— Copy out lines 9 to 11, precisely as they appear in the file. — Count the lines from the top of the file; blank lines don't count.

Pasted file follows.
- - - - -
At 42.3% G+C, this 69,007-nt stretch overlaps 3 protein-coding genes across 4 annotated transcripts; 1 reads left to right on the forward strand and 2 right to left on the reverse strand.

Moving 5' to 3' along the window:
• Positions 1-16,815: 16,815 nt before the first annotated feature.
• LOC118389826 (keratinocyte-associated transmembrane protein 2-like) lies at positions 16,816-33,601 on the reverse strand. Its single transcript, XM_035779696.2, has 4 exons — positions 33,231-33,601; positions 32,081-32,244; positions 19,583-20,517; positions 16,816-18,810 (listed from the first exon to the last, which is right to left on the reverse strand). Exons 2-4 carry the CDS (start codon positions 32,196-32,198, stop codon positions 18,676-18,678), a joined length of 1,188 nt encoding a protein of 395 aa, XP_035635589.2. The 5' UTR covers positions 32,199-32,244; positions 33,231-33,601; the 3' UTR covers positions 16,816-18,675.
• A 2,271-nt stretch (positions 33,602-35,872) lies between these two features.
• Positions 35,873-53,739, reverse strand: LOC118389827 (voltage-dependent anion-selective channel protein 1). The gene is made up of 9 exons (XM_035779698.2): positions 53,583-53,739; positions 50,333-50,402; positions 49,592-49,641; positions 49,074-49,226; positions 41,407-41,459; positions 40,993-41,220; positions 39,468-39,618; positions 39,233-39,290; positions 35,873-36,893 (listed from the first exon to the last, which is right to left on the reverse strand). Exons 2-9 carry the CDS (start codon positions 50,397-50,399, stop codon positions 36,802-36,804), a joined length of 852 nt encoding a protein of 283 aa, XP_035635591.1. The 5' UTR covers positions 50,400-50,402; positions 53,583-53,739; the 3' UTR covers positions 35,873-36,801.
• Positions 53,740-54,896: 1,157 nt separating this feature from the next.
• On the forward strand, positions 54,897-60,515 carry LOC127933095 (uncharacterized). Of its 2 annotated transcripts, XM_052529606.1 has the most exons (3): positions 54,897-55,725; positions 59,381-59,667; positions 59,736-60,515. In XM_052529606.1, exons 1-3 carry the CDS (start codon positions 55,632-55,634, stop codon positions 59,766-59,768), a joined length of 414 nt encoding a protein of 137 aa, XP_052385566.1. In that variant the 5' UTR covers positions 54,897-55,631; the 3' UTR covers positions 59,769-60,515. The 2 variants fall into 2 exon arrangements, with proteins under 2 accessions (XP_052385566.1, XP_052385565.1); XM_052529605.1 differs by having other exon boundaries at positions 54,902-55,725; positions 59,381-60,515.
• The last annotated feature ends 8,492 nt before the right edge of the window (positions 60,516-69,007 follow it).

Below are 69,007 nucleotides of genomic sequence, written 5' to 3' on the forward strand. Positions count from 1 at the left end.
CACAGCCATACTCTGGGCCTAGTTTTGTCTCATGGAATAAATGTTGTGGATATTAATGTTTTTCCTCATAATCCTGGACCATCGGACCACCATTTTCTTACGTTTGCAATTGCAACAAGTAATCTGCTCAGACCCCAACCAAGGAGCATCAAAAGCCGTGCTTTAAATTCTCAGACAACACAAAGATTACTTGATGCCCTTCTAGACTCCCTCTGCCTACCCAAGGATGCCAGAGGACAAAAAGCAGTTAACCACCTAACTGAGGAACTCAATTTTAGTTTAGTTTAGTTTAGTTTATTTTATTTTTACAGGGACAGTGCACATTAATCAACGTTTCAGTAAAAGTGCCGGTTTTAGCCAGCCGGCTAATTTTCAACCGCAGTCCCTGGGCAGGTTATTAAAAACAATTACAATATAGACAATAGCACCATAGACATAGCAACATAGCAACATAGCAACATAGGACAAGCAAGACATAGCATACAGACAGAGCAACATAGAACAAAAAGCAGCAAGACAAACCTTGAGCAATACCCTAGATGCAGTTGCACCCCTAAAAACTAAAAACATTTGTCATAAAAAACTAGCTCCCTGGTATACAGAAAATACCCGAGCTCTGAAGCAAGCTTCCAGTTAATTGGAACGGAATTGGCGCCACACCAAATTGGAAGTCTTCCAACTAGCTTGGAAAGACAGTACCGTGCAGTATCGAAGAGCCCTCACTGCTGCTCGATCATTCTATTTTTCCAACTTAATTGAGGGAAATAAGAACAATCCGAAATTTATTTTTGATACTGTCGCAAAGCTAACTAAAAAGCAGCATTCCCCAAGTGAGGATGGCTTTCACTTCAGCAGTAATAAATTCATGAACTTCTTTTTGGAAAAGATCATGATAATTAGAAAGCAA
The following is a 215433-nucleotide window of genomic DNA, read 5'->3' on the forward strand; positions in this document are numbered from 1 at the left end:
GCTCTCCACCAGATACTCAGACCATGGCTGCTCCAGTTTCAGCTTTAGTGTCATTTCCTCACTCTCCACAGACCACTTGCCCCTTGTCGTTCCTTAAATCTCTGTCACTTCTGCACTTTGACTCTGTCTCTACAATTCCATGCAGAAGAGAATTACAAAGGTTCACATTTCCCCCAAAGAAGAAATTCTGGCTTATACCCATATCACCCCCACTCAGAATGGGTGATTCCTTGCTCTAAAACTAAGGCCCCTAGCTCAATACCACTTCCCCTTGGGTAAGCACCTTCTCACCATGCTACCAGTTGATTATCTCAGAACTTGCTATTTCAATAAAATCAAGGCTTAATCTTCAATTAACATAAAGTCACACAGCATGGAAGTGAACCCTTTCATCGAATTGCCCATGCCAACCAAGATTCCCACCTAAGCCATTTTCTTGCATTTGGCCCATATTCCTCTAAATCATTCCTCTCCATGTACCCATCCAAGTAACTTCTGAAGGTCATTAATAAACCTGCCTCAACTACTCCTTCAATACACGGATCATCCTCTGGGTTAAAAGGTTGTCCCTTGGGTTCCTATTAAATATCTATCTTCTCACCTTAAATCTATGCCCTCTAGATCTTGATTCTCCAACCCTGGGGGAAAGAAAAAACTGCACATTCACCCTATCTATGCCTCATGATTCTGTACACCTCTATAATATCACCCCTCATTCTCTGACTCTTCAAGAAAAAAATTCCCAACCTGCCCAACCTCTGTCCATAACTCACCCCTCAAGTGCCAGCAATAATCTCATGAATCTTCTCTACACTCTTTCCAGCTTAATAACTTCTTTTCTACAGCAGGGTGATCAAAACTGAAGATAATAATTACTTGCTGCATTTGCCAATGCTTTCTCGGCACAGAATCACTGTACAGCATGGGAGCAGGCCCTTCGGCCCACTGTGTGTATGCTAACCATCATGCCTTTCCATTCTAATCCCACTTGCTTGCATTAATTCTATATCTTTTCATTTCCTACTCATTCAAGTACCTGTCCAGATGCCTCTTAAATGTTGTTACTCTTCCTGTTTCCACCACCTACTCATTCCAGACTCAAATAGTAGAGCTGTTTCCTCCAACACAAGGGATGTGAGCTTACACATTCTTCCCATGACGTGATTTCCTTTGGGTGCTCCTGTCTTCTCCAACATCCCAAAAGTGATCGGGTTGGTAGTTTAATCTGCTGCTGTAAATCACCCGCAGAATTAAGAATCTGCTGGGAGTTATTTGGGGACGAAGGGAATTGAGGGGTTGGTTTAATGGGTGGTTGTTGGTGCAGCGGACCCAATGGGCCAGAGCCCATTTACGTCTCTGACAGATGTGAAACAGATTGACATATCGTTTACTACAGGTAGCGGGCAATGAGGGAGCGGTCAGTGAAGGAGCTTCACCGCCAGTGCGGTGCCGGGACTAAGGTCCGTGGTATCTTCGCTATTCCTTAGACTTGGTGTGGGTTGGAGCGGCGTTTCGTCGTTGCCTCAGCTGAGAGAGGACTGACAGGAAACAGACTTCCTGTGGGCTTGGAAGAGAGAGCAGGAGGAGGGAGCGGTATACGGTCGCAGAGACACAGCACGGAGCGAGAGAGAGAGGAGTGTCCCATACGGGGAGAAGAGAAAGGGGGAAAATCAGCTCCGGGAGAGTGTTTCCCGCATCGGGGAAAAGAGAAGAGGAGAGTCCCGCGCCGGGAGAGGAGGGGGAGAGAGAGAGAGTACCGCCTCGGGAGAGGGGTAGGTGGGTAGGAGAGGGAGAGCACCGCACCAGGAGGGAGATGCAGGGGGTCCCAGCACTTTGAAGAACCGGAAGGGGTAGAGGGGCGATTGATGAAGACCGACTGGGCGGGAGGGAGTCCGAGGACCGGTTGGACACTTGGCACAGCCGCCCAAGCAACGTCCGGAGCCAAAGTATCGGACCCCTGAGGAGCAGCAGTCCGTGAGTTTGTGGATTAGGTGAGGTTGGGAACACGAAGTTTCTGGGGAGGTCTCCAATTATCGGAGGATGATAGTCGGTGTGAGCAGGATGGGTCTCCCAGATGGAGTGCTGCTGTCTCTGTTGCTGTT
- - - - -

• The last annotated feature ends 8,492 nt before the right edge of the window (positions 60,516-69,007 follow it).

Below are 69,007 nucleotides of genomic sequence, written 5' to 3' on the forward strand. Positions count from 1 at the left end.
CACAGCCATACTCTGGGCCTAGTTTTGTCTCATGGAATAAATGTTGTGGATATTAATGTTTTTCCTCATAATCCTGGACCATCGGACCACCATTTTCTTACGTTTGCAATTGCAACAAGTAATCTGCTCAGACCCCAACCAAGGAGCATCAAAAGCCGTGCTTTAAATTCTCAGACAACACAAAGATTACTTGATGCCCTTCTAGACTCCCTCTGCCTACCCAAGGATGCCAGAGGACAAAAAGCAGTTAACCACCTAACTGAGGAACTCAATTTTAGTTTAGTTTAGTTTAGTTTATTTTATTTTTACAGGGACAGTGCACATTAATCAACGTTTCAGTAAAAGTGCCGGTTTTAGCCAGCCGGCTAATTTTCAACCGCAGTCCCTGGGCAGGTTATTAAAAACAATTACAATATAGACAATAGCACCATAGACATAGCAACATAGCAACATAGCAACATAGGACAAGCAAGACATAGCATACAGACAGAGCAACATAGAACAAAAAGCAGCAAGACAAACCTTGAGCAATACCCTAGATGCAGTTGCACCCCTAAAAACTAAAAACATTTGTCATAAAAAACTAGCTCCCTGGTATACAGAAAATACCCGAGCTCTGAAGCAAGCTTCCAGTTAATTGGAACGGAATTGGCGCCACACCAAATTGGAAGTCTTCCAACTAGCTTGGAAAGACAGTACCGTGCAGTATCGAAGAGCCCTCACTGCTGCTCGATCATTCTATTTTTCCAACTTAATTGAGGGAAATAAGAACAATCCGAAATTTATTTTTGATACTGTCGCAAAGCTAACTAAAAAGCAGCATTCCCCAAGTGAGGATGGCTTTCACTTCAGCAGTAATAAATTCATGAACTTCTTTTTGGAAAAGATCATGATAATTAGAAAGCAA